By Terry Xu
Mr Tan, (not his real name) was at Centrepoint on Good Friday, last week when he met with a very unpleasant incident involving a middle aged Caucasian man at the shopping mall’s carpark.
At about 7.10pm when Mr Tan entered the Centrepoint Car Park, he noticed a car (Black Audi, SGC8430R) behind him in the left lane while driving on the right lane of the carpark towards the basement. However to reasons unknown to Mr Tan, the driver of the black Audi seemed to be annoyed by him as the driver horned loudly several times for an extended period.
After reascertaining that he was in the correct lane, he then proceeded to the basement. Mr Tan said that after proceeding down the ramp, the black Audi accelerated down the ramp as well and tailgated his car in the carpark.
Mr Tan then managed to find a lot and proceeded to enter the parking lot. At this time, the car stopped alongside his car as it was still within the access lane of the car park.
The driver, a western Caucasian looking man in his 50s got out of the car, opened his driver’s side door and started yelling at him, demanding an apology from him.
Video attached for a recording of this happening. (No earlier recording was made of the incident until the driver came over to open the door of the car)
Mr Tan refused to abide to the demand as he felt that he is not in the wrong. He added that the driver might have then realised that he was being recorded on video, and therefore tried to go to the passenger side door to open it (Which was then locked). Failing to open the door, the driver spoke vulgarities at the two and gave a hard tap to the car window before driving away from the scene.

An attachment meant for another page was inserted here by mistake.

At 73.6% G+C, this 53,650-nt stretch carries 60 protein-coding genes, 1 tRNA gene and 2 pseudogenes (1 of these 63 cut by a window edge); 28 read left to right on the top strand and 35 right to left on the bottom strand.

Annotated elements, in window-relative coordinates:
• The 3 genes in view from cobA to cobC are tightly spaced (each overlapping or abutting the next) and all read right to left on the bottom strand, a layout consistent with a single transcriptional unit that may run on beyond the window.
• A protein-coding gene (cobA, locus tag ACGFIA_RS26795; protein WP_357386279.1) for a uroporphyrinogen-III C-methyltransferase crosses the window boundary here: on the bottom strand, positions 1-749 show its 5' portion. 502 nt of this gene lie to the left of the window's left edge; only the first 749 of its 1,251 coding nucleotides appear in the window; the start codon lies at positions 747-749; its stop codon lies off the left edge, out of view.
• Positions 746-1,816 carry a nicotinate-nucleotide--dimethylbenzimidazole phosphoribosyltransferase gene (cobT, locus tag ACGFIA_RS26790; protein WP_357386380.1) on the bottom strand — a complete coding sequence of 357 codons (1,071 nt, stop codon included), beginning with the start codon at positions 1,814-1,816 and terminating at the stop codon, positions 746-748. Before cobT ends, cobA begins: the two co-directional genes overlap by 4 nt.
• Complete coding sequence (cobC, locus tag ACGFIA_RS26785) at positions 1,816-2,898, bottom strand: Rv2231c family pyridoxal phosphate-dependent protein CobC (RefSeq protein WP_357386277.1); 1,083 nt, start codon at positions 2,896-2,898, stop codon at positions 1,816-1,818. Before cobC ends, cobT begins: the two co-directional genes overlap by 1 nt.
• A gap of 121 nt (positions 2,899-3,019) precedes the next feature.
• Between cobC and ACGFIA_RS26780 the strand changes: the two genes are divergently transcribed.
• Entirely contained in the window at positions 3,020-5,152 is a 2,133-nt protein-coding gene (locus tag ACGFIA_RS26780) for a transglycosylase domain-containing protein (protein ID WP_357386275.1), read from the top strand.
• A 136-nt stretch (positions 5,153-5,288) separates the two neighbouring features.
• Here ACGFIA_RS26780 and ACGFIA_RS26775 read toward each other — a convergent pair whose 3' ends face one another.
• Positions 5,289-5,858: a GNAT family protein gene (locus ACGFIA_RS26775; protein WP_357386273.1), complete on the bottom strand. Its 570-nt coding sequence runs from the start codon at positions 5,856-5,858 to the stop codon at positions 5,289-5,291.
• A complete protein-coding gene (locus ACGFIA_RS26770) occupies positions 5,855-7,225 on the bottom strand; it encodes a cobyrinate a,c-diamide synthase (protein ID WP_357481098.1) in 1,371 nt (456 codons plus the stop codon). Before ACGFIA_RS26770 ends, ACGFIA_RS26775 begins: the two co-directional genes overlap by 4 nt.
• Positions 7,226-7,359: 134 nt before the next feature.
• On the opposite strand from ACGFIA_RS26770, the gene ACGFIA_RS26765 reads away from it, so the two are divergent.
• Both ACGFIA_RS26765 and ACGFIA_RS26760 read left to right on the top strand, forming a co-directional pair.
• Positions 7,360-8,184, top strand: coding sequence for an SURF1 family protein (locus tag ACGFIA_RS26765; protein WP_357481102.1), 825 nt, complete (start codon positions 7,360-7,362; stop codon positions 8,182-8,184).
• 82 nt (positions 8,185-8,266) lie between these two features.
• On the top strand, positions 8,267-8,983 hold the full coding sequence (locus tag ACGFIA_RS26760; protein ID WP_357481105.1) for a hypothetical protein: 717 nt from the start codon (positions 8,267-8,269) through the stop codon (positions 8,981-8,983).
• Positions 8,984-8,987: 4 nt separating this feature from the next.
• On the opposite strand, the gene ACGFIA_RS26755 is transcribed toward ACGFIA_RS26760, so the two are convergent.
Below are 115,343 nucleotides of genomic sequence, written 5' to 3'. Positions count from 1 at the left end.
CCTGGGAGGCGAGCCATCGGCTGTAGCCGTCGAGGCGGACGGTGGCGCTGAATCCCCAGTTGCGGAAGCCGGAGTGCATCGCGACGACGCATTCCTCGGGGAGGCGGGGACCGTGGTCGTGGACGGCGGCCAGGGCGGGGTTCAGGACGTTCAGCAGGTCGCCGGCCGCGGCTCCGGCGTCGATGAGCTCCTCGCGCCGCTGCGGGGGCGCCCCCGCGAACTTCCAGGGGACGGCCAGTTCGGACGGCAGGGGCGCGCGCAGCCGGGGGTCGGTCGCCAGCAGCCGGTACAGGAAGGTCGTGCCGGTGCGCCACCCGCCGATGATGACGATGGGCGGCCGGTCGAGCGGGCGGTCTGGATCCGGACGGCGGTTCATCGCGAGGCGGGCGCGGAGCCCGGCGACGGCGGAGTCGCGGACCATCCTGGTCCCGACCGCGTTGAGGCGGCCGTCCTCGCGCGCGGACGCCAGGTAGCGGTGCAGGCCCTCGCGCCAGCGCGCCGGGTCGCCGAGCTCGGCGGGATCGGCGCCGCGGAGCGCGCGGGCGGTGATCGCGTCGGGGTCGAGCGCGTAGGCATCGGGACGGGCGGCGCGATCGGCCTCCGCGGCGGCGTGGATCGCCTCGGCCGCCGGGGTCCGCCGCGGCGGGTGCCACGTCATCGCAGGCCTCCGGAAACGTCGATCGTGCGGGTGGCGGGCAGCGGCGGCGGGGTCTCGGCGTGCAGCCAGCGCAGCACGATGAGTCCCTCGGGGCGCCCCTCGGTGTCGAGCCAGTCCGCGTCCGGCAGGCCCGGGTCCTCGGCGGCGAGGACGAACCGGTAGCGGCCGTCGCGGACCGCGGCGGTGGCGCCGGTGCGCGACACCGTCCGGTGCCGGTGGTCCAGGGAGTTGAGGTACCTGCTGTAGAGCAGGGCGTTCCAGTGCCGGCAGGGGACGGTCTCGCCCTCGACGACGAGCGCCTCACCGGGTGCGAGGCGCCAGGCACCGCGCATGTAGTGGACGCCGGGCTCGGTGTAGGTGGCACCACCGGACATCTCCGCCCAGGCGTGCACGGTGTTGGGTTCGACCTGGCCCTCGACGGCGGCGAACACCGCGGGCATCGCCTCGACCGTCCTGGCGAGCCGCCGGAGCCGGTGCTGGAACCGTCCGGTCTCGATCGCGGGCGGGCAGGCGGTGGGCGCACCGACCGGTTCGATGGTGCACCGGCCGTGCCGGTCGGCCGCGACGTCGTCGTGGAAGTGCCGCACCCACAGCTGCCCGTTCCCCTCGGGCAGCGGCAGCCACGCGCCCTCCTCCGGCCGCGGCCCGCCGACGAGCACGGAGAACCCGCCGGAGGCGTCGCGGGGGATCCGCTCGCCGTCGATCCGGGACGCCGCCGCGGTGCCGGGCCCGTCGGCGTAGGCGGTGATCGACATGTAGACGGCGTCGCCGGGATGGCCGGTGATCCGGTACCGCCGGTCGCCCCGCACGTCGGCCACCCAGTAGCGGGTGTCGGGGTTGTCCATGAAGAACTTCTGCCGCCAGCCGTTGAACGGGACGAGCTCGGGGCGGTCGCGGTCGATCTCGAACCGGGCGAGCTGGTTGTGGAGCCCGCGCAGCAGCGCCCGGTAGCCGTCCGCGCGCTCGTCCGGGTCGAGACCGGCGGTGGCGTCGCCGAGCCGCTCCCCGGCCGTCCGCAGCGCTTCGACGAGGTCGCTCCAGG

When asked if Mr Tan can explain why the other driver was so angry and why was the man able to open the car door, he said,
“We totally did not expect him to do that. Hence doors weren’t locked.
No, he definitely did not signal. His lane is meant to turn to a ramp leading upstairs. My lane is meant to turn to basement.
He wanted to turn to basement and was behind our car in the wrong lane.
When I turned, he horned numerous times. I’m a paranoid driver so I stopped and checked if I was in the wrong lane. I wasn’t. I’m sure of that. Then I continued
He still wasn’t happy and tailgated me in the carpark until I found a lot, then the altercation took place”
Feeling intimidated and worried for his car, Mr Tan went to the Centrepoint mall security who then advised for him to move the car and make a police report.
When Mr Tan made the police report, the police took the details of the incident down but said it is a civil case. The police advised him that he would have to take it up with a magistrate if he was keen on pursuing the case further. There was no follow up on the issue by the police but Mr Tan felt that the incident should have been considered as an act of criminal intimidation.
He added, “Him punching the car etc not enough to say intimidation? To be fair I don’t actually want the guy jailed or anything.” “Seriously he should get a warning at least.”
He further related to the xenophobia trend that locals are facing, losing community spirit and caring values. “I’m not xenophobic. And still think that this is just a case of one bad egg”
“But the increase of foreign appearing people behaving badly in the media is bound to affect the mindsets of the natives.”
This story has been sent to the police for further comments.
The police replied and wrote,
We regret to inform you that the Police do not provide views based on examples of scenarios.
Please rest assured that the Police have taken cognizance of your feedback. We have alerted the relevant Police department for their attention. We would also like to take this opportunity to share that as all information relating to investigations is classified as privileged and confidential, and we acknowledge that you are not an involved party in the case, we regret that we would not be able to provide any update to you on our findings.